Damage done to Police station at the Frankfurt Zeil during European Central Bank protests 2015.

Protesters attacked police officers with stones ahead of the demonstration.[11] Video footage showed police dragging at least one person away.[11] Police used tear gas, water cannons and pepper spray against people in the ECB area,[1] and in turn reported that "pepper spray or an acidic liquid" had been used against officers.[3] As well as the action against the ECB, some attendees also targeted private cars, shops, banks, firefighters and transport infrastructure. Eight bus and tram stops were vandalised, causing around €50,000 of damage,[16] and trams and fire engines were attacked with stones.[8] According to police figures, 30 cars, including some police vehicles, were set on fire.[17] A home for refugees was also supposedly attacked and staff threatened, which later turned out to be incorrect.[18]

See alsoEdit


  1. ^ a b c d e "At least 350 people arrested in protest at ECB HQ in Frankfurt". The Guardian. 18 March 2015. Retrieved 18 March 2015.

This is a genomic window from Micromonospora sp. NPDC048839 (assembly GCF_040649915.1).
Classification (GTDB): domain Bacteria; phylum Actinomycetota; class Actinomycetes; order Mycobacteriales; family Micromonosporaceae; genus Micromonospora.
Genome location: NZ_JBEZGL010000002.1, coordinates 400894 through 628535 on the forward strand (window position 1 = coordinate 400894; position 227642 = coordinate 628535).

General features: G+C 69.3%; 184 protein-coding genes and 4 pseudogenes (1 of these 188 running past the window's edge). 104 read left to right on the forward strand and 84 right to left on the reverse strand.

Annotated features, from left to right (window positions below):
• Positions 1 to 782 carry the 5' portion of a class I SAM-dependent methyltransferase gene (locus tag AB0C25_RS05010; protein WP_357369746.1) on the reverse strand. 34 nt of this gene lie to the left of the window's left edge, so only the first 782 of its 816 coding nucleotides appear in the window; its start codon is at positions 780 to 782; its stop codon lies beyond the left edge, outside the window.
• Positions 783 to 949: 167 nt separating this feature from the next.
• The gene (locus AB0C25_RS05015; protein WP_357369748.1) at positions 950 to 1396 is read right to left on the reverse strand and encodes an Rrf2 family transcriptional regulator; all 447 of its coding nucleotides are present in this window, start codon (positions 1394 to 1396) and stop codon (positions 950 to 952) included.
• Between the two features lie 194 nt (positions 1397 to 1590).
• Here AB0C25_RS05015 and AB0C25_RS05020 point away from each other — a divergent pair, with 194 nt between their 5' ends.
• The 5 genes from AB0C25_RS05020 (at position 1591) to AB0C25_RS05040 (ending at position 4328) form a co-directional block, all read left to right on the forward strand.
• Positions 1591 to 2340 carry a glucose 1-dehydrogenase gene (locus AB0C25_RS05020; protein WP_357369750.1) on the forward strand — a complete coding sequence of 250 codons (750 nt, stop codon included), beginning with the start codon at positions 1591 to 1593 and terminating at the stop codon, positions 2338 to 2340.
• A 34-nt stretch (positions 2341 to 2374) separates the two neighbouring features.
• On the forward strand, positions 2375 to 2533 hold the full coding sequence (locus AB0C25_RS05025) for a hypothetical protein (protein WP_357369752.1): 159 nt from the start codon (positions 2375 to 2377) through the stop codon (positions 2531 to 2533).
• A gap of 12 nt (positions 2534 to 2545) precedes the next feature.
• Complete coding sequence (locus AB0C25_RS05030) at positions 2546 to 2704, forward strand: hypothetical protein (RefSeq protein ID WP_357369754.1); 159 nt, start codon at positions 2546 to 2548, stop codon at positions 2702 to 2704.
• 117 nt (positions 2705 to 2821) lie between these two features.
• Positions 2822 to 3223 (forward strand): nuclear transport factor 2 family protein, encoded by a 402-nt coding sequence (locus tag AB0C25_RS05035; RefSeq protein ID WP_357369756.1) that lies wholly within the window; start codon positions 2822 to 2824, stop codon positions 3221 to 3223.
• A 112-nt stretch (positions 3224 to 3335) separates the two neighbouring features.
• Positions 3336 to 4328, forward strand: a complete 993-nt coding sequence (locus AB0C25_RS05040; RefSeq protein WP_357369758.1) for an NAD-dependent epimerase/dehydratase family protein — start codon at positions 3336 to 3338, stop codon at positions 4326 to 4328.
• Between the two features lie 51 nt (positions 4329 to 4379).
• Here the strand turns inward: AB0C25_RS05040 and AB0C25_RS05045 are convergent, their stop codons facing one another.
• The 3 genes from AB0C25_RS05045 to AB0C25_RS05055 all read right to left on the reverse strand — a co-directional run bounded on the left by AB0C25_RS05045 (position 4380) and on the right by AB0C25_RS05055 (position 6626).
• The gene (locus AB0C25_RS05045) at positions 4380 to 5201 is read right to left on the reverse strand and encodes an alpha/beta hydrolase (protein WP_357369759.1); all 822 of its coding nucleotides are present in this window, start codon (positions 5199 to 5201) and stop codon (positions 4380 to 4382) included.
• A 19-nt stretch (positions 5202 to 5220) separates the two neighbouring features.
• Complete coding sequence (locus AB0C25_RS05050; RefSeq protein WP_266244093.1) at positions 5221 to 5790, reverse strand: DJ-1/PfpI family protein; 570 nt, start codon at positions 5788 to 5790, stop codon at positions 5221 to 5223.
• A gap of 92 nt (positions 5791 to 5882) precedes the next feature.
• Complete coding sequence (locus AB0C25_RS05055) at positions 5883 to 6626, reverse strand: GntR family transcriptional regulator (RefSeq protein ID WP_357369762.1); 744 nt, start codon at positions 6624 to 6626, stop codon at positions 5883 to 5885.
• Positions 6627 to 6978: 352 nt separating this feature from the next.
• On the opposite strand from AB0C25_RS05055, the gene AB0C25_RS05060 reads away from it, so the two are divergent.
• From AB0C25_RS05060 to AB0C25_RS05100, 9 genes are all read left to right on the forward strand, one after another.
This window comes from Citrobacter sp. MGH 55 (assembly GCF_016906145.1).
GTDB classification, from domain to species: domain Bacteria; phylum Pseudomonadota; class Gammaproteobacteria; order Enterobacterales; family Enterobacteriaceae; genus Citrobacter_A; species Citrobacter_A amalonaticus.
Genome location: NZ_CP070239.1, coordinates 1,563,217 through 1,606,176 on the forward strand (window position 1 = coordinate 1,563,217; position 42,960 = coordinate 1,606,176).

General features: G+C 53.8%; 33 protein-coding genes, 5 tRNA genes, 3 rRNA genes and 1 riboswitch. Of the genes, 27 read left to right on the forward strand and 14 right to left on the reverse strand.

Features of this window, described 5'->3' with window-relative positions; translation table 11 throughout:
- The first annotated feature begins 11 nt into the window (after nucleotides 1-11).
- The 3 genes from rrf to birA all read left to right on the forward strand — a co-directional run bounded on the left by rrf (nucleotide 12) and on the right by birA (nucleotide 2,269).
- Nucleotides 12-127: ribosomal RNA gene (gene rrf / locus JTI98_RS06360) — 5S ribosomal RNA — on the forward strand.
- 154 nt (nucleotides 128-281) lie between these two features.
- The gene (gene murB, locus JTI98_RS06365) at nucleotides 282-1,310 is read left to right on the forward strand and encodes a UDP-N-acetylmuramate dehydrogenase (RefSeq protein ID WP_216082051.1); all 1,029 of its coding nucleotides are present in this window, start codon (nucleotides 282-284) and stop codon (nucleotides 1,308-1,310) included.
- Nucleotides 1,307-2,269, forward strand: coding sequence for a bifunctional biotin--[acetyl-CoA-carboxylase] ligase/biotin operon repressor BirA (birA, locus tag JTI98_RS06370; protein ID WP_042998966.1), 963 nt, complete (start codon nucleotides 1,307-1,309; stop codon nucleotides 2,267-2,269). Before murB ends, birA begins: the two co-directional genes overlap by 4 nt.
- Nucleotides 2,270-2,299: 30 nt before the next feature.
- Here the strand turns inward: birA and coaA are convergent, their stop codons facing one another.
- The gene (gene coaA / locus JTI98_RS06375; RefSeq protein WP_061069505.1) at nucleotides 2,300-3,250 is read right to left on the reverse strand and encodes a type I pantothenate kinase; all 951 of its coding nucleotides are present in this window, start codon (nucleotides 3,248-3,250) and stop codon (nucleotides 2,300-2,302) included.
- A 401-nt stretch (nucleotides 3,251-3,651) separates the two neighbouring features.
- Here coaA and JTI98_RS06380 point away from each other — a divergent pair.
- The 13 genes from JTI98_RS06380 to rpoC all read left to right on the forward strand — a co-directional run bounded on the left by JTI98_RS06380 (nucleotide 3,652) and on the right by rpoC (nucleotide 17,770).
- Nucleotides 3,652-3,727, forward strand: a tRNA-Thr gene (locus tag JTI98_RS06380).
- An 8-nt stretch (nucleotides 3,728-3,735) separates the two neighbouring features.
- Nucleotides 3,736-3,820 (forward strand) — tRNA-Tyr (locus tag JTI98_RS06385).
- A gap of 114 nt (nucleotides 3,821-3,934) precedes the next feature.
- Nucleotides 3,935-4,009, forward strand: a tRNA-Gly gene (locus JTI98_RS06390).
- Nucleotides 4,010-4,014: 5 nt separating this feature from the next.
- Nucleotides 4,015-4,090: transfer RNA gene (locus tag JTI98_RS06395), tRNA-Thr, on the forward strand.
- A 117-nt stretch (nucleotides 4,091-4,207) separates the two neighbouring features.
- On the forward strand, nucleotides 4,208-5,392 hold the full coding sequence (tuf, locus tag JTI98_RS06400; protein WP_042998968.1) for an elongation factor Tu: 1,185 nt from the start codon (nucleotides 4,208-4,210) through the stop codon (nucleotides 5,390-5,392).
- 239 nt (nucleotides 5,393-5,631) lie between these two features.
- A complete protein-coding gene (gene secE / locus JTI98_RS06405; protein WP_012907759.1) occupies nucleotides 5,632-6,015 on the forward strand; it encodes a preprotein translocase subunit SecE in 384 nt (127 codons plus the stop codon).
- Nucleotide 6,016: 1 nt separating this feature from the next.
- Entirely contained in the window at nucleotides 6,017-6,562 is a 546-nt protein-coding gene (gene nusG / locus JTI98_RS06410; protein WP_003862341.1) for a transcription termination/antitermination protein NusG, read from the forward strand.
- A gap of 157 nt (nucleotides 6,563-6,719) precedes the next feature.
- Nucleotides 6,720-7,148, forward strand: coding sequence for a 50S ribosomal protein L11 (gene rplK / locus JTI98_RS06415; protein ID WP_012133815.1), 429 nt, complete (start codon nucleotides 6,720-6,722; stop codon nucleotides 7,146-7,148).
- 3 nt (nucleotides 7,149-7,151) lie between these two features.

2. ^ a b c d e "'Blockupy' protesters clash with police at new ECB headquarters in Frankfurt". SCMP. 18 March 2015. Retrieved 18 March 2015.
  3. ^ a b c "Germany riot targets new ECB headquarters in Frankfurt". BBC News. 18 March 2015. Retrieved 18 March 2015.
  4. ^ Iskandar, Katharina. "Frankfurt: Schwerverletzte bei Blockupy-Demonstration". Retrieved 17 December 2021 – via
  5. ^ "Entsetzen über Polizei-Kessel". 6 June 2013. Retrieved 17 December 2021.
  6. ^ "Blockupy-Demonstration: OSZE besorgt über deutsche Polizei". Sü Retrieved 17 December 2021.
  7. ^ a b "Thousands to protest in Frankfurt against ECB 'austerity'". Reuters. 15 March 2015. Retrieved 15 March 2015.
  8. ^ a b c d "17.000 demonstrieren gegen EZB". Hessischer Rundfunk. 19 March 2015. Archived from the original on 19 March 2015. Retrieved 19 March 2015.
  9. ^ Blockupy Kundgebung mit Naomi Klein, Sarah Wagenknecht und Urban Priol zusagen auch von Podemos und Syriza zahlreiche Initiativen dabei, Blockupy. Accessed 19 March 2015